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Re: Linux filesystems was [Re: Debian cd supporting ext4.]

Aniruddha put forth on 7/27/2010 9:43 AM:
> On Tue, Jul 27, 2010 at 3:22 PM, Volkan YAZICI <yazicivo@ttmail.com> wrote:
>> You are missing a very important point: Durability to power failures.
>> (Excuse me, but a majority of GNU/Linux users are not switched to a UPS
>> or something.) And that's where XFS totally fails[1][2].
> Ext3 has the same problems when not properly configured:
> Ext3 does not do checksumming when writing to the journal. If barrier=1 is
> not enabled as a mount option (in /etc/fstab), and if the hardware is doing
> out-of-order write caching, one runs the risk of severe filesystem
> corruption during a crash.
> http://en.wikipedia.org/wiki/Ext3#No_checksumming_in_journal
> For the record I use ext3, I remember XFS as not being reliable enough
> (with power failures etc).

This isn't a filesystem problem, or a kernel problem, or any other technical
problem.  This is a user problem.  You will _never_ get computing technology
the fully does what you _think_ it should upon loss of power.  Period.  XFS
will prevent filesystem corruption (lookup the definition) but it will not
prevent data loss.  These are two completely different things.  _No_
filesystem will fully prevent data loss when power is lost, but most will
prevent filesystem corruption.  Again, these are two different things.

If you want maximum performance, you have to enable drive caches.  Doing so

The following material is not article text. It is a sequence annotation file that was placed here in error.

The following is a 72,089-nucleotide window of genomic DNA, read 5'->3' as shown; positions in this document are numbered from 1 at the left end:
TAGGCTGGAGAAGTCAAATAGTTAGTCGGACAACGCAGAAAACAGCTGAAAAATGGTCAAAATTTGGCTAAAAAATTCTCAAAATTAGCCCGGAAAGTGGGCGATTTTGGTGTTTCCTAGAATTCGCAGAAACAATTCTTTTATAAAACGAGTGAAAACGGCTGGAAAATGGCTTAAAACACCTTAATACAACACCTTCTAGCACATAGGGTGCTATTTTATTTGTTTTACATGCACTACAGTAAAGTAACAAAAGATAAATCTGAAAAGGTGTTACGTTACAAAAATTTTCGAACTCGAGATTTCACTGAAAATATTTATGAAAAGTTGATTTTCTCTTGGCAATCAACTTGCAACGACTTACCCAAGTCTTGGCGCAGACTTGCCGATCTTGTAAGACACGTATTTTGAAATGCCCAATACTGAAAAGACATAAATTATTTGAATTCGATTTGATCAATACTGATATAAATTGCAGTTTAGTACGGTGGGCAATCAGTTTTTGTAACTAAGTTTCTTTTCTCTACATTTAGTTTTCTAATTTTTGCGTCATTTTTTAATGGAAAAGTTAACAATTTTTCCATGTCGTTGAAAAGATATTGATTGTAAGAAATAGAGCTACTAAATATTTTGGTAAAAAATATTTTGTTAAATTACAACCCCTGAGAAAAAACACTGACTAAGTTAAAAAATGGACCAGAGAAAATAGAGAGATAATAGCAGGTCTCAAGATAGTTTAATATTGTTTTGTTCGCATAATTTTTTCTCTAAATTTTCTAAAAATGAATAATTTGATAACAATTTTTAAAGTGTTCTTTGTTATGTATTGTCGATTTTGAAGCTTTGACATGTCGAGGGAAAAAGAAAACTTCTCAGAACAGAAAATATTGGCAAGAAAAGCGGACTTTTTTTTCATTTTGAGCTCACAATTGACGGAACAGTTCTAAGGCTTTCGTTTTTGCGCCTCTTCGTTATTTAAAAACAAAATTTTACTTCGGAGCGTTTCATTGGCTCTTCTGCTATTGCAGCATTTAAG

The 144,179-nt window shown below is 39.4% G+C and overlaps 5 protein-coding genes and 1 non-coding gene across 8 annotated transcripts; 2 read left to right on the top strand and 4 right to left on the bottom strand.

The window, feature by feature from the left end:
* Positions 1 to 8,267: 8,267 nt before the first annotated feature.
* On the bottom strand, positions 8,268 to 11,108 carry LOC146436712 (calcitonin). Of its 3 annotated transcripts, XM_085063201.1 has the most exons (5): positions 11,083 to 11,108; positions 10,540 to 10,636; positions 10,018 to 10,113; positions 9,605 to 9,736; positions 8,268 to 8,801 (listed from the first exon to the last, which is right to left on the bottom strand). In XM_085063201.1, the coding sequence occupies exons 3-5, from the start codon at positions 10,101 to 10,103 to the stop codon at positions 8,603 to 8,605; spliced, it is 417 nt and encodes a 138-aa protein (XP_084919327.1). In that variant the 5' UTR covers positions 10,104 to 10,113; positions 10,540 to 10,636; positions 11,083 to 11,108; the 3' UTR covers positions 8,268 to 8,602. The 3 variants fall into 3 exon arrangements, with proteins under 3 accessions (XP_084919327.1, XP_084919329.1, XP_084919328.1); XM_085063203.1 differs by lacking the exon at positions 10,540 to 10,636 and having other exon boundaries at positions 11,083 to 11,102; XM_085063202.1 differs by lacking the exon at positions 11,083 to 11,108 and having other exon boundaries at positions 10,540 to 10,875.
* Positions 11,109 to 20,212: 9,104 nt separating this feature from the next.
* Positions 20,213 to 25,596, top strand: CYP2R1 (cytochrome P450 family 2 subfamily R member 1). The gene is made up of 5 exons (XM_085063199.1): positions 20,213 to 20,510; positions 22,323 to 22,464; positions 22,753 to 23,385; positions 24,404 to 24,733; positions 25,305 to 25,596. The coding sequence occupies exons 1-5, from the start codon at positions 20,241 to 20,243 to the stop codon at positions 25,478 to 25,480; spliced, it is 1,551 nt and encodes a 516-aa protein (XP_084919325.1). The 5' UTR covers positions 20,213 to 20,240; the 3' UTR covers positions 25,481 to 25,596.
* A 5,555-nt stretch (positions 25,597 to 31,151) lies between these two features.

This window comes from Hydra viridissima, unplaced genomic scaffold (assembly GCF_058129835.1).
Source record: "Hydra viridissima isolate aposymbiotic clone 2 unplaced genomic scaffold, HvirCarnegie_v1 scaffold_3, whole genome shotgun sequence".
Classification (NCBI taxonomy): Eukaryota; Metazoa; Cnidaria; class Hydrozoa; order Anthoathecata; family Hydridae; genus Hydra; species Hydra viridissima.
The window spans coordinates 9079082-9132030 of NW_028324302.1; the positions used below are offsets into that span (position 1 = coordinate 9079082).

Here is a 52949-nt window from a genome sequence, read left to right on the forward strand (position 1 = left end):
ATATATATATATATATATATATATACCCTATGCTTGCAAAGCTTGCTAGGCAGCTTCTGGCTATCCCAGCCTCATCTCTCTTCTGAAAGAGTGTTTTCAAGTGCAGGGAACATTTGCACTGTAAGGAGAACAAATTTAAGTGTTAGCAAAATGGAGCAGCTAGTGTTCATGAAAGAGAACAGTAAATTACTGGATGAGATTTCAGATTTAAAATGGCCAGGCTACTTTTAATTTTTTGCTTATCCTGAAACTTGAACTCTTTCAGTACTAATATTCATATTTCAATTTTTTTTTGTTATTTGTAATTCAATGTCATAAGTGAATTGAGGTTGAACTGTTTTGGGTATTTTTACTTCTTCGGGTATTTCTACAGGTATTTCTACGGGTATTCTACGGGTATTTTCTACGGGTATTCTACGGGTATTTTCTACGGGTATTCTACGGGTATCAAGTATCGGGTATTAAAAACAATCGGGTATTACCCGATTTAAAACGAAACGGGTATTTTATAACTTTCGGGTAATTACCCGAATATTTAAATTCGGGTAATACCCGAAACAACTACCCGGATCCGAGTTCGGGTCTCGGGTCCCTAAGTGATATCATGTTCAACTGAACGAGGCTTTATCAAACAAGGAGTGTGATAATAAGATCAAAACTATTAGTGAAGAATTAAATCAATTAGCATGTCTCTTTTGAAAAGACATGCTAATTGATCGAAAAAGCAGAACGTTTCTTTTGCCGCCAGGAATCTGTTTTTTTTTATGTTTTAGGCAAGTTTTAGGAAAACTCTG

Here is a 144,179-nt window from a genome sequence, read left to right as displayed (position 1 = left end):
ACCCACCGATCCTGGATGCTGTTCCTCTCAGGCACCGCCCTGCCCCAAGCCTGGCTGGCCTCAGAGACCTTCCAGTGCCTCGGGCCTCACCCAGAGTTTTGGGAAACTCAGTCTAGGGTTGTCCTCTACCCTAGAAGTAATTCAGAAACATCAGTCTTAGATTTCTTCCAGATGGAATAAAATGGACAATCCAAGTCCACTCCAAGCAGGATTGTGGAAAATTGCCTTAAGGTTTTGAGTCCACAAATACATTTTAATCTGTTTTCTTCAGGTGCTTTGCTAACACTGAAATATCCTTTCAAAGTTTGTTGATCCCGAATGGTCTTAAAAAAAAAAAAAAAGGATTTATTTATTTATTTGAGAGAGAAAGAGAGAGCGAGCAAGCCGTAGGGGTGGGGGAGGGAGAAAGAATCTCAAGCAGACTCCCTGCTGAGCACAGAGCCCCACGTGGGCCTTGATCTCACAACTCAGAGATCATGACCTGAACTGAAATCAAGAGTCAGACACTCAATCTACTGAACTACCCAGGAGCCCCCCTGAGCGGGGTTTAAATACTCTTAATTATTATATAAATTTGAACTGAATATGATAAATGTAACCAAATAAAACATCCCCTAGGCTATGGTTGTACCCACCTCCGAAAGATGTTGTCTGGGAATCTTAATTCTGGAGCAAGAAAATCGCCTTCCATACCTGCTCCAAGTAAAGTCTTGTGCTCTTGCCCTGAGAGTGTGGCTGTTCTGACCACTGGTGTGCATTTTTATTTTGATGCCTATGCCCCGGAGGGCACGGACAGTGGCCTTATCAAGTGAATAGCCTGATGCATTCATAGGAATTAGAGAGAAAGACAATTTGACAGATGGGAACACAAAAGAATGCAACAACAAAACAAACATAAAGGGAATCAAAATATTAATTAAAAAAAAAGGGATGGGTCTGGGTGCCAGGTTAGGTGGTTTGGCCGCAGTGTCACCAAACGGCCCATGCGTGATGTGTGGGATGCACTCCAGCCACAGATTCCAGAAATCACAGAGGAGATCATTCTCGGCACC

causes more data loss when the power goes, and again, it's not the fault of
the filesystem.  If you want maximum protection against data loss, you have to
disable drive caches, reduce the size of the in memory journal log buffer,
etc, etc.  Doing all of these things will absolutely murder your FS
performance.  This is a balancing act folks.  You can't have your cake and eat
it too.

I'd also like to add that anyone smart enough to be on this list is smart
enough to know you should have a UPS, regardless of what filesystem you use.
If you're not you shouldn't be here.  If you disagree on the technical merits
(not cost), you're uneducated and/or stubborn.  If you disagree on a cost
basis, your data isn't valuable, period.  A decent low end UPS for a desktop
system that will get you through all brown outs and far enough through a storm
outage (15-30 minutes) to do a proper shutdown costs about $50 USD.  That's
less than a carton of cigarettes in New York City, less than 3 regular price
large pizzas at Dominos, and $25 less than a tank of gas for a full size
pickup, which would last most people one week of commute.  The cost of one
tank of gas for 3-5 years of power protection before needing a battery

I guess I should evangelize UPS as much as XFS given the benefits.  Except XFS
is free. ;)


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